I am often asked to contribute to a variety of projects. I was particularly honored to be asked by Halley Miglietta who is an artist, activist and photographer to contribute some words to her project which she ended up calling “Ceilings of Oppressions.”
I am a big believer in the importance for organizers to rely on art as well as other mediums to convey our messages. Art and social justice are inextricably linked. Imagine using these photographs in your high school class to engender conversation about the cradle to prison pipeline. I am certain that young people would have so much to say about their own experiences while also reflecting on the ways that they can help to dismantle the pipeline.
Here are some words from Halley about her work:
The focus of this project was to capture the oppressive relationship between humans and institutions, as each photograph is inextricably linked in portraying the interconnected, wicked pipeline of injustice. The function of the text on top of each image is to provide clarity and knowledge – coming from scholars, journalists, and hip-hop artists alike.
The project begins with an image of the old Cook County Stroger Hospital – a representation of life’s beginning. What follows is an image of the last standing, recently vacated Cabrini Green housing project. Housing projects were originally constructed to board the massive migration of families and individuals coming to Chicago for jobs in the height of industrial booms. These became the people of Chicago’s working class in whose children were bred in public schools to stay within the confines of their social/economic class and skin color as a means of sustaining the status quo. Thus the image of the school, which highlights the role our educational system has played in a system of organized miseducation and class tracking. The next image, the factory, depicts a mighty employer of immigrant populations and blacks who migrated from the south for machine-based jobs. When the economy globalized, industry shut down, as did jobs for the working class. What happens when the jobs are gone but the people still exist? Our country has used criminalization as a solution. Which brings us to the next image, the Cook County Jail, the landing spot for many victims of systematized marginalization. The final image of the cemetery is an acknowledgement of life’s end, and a gateway to the second part of the series entitled Acts of Resistance (coming soon).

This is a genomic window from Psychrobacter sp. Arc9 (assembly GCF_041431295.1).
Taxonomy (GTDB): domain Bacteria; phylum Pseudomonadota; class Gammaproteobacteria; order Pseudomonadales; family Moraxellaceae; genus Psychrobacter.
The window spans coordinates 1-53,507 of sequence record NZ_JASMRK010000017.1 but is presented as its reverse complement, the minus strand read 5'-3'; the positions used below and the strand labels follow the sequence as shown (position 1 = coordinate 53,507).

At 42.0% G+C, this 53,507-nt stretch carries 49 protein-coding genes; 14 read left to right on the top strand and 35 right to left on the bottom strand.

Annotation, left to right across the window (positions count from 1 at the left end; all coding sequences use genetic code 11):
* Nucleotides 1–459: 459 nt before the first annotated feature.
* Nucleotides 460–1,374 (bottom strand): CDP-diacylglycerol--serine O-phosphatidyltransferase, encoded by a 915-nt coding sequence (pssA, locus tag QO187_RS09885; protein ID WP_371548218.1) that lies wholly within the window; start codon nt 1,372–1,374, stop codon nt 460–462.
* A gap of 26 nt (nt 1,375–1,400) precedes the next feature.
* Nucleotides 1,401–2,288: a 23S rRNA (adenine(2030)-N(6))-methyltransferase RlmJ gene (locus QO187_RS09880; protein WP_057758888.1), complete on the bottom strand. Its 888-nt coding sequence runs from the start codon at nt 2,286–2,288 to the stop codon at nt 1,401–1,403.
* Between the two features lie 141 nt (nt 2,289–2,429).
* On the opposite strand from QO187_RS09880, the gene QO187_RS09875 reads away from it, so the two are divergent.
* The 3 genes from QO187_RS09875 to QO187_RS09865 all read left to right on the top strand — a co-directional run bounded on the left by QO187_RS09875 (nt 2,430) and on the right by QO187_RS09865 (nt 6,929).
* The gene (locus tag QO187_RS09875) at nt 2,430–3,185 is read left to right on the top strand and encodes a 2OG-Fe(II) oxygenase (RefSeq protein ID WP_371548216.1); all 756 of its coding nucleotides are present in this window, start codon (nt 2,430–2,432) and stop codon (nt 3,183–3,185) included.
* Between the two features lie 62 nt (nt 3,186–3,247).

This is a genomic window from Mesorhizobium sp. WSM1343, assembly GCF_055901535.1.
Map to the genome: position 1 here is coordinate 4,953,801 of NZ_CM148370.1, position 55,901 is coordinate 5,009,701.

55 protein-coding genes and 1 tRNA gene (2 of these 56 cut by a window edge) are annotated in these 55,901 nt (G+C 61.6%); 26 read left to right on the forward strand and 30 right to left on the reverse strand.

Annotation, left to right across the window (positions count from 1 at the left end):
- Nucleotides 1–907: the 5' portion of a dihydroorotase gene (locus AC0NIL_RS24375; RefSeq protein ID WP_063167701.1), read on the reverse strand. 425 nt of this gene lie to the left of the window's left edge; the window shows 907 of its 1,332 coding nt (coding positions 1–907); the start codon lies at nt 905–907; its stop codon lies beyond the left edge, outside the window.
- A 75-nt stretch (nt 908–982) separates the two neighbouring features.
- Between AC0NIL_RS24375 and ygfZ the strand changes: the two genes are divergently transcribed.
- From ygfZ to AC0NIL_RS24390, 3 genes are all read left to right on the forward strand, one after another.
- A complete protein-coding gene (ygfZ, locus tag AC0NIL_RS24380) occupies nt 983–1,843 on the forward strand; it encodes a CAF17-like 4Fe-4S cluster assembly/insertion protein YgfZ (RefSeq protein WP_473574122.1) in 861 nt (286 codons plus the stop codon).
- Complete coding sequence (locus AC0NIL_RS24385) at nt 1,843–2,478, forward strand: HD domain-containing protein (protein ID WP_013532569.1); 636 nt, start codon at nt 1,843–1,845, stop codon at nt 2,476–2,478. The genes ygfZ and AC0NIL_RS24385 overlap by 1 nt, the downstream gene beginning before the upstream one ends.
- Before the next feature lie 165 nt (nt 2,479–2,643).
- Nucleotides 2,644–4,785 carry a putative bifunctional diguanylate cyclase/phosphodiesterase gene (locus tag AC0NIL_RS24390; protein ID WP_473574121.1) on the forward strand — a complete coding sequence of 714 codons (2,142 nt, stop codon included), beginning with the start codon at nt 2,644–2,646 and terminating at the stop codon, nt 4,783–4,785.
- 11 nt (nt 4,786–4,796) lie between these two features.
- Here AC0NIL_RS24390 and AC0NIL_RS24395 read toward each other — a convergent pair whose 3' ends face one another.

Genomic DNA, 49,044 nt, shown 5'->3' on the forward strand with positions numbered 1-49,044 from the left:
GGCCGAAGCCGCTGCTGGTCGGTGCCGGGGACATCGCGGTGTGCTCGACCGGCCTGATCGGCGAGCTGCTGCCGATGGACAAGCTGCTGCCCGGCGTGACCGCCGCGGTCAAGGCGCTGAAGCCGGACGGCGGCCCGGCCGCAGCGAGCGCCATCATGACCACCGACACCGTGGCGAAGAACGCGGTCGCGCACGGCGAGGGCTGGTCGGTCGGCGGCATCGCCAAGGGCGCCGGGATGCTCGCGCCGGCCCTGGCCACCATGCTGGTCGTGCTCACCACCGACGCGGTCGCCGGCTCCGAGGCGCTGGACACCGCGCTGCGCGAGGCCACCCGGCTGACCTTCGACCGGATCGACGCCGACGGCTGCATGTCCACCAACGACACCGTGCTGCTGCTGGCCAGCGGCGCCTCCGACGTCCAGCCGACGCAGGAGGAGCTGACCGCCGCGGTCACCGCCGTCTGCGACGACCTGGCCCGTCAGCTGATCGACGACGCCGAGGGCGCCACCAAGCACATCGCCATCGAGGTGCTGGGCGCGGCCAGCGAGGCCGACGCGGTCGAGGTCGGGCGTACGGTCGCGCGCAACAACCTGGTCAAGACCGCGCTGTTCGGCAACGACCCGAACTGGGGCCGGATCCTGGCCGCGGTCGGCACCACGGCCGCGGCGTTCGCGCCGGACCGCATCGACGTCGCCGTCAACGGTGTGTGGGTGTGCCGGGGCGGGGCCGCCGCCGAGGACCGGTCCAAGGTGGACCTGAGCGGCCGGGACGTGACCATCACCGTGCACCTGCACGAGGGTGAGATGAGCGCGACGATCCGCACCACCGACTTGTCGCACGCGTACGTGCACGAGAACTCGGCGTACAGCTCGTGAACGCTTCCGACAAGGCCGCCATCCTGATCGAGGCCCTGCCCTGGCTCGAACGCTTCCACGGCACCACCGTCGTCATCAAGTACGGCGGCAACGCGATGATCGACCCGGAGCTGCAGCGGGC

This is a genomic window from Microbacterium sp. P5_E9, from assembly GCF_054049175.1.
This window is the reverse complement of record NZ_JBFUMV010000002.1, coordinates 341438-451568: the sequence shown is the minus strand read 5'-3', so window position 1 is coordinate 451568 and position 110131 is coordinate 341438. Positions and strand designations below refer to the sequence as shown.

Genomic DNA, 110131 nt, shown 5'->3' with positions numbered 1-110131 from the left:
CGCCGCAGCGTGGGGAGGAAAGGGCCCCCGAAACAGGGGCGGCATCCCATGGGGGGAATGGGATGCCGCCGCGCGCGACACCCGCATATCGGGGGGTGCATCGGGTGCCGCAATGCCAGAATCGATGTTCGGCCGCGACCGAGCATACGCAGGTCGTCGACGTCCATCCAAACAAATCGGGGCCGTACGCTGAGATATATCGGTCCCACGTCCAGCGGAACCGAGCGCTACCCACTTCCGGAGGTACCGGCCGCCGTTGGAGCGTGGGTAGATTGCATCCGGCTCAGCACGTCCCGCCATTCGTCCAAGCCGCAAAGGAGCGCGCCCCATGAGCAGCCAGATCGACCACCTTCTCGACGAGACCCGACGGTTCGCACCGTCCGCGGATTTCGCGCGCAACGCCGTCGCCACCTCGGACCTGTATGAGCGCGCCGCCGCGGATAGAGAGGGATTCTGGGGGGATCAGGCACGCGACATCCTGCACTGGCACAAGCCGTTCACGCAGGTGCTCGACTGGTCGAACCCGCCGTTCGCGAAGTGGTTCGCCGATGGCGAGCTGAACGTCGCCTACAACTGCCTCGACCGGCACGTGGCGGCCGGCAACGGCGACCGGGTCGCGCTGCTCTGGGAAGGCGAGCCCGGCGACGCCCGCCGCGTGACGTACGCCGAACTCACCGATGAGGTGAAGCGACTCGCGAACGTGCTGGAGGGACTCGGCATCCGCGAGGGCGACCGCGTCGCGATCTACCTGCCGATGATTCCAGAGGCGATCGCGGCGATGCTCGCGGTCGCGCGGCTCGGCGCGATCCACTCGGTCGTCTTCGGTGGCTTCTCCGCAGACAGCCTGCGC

This project is in collaboration with the Chicago Grassroots Curriculum Taskforce
Click on each photograph to see a larger image…
Birth symbolizes the possibility of everything.
In the United States, a black boy born in 2001 has a 1 in 3 chance of going to prison in his lifetime.
So for me, a visit to the maternity ward at Cook County Hospital carries with it a decided feeling that possibility is constrained by a ceiling of oppression.” — Mariame Kaba
“…some of this land I must own
outta the city they want us gone
tearing down the ‘jects creatin plush homes
my circumstance is between Cabrini and Love Jones
surrounded by hate yet I love home.” — Black Star “Respiration”
As Carter G. Woodson declared, when you can control a person’s thinking you can control that person. Colonial education in America was designed to control, pacify, and socialize subject people. The education of Black Americans has always been inextricably connected to state politics and the labor market.—William H. Watkins
There has been a process of manufacturing and other businesses leaving the city of Chicago. As a result there has been no concern to meet the question of hardcore unemployment in the inner city. Federal funds designated for that use have been put to work reorganizing the city for its new white, middle-class look. –Keep Strong Magazine, Chicago 1980
“…the only crime you’re guilty of is the color of your skin
police put you in a cell
then throw away the key
and it don’t matter who you are — it could be you, it could be me
because the system is a business
the inmates are stocks, the wardens are the CEOs callin all the shots
for private investors, corporate oppressors, who pay the police to harass and arrest us.
We caught up in a justice system with no justice.” – Sticman “On the Hunt”
“The struggle for justice is always in the balance of life and death.
Through critical analysis and action,
our task is to create spaces that support the work we have committed to do.
At times, the duties & responsibilities in this process are difficult.
In the end, we do this work because our lives depend on it.
Death can be untimely, rapid, and finite.
The task at hand is to ensure that our struggle will continue
to live in the hearts and minds of those who will replace us.” — David Stovall